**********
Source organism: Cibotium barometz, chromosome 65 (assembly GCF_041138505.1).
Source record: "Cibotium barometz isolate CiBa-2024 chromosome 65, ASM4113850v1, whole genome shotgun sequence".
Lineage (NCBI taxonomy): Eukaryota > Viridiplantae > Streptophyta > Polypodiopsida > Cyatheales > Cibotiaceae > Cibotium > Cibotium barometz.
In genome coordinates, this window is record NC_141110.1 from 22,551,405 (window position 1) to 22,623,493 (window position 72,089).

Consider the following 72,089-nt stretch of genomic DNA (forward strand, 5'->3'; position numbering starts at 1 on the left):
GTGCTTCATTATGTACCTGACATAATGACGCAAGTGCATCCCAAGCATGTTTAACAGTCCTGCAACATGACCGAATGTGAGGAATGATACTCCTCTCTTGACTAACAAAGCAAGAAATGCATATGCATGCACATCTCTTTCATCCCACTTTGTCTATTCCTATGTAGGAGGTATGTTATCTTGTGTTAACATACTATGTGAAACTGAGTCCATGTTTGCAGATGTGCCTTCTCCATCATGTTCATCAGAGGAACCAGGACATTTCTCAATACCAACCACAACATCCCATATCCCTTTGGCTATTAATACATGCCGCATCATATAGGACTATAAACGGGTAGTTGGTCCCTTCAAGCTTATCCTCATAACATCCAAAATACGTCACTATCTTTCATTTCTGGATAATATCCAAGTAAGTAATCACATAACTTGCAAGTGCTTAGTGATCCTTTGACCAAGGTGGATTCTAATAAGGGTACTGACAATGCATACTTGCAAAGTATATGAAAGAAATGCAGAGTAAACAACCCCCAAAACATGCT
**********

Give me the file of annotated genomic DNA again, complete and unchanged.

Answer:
Source organism: Cibotium barometz, chromosome 65 (assembly GCF_041138505.1).
Source record: "Cibotium barometz isolate CiBa-2024 chromosome 65, ASM4113850v1, whole genome shotgun sequence".
Lineage (NCBI taxonomy): Eukaryota > Viridiplantae > Streptophyta > Polypodiopsida > Cyatheales > Cibotiaceae > Cibotium > Cibotium barometz.
In genome coordinates, this window is record NC_141110.1 from 22,551,405 (window position 1) to 22,623,493 (window position 72,089).

Consider the following 72,089-nt stretch of genomic DNA (forward strand, 5'->3'; position numbering starts at 1 on the left):
GTGCTTCATTATGTACCTGACATAATGACGCAAGTGCATCCCAAGCATGTTTAACAGTCCTGCAACATGACCGAATGTGAGGAATGATACTCCTCTCTTGACTAACAAAGCAAGAAATGCATATGCATGCACATCTCTTTCATCCCACTTTGTCTATTCCTATGTAGGAGGTATGTTATCTTGTGTTAACATACTATGTGAAACTGAGTCCATGTTTGCAGATGTGCCTTCTCCATCATGTTCATCAGAGGAACCAGGACATTTCTCAATACCAACCACAACATCCCATATCCCTTTGGCTATTAATACATGCCGCATCATATAGGACTATAAACGGGTAGTTGGTCCCTTCAAGCTTATCCTCATAACATCCAAAATACGTCACTATCTTTCATTTCTGGATAATATCCAAGTAAGTAATCACATAACTTGCAAGTGCTTAGTGATCCTTTGACCAAGGTGGATTCTAATAAGGGTACTGACAATGCATACTTGCAAAGTATATGAAAGAAATGCAGAGTAAACAACCCCCAAAACATGCT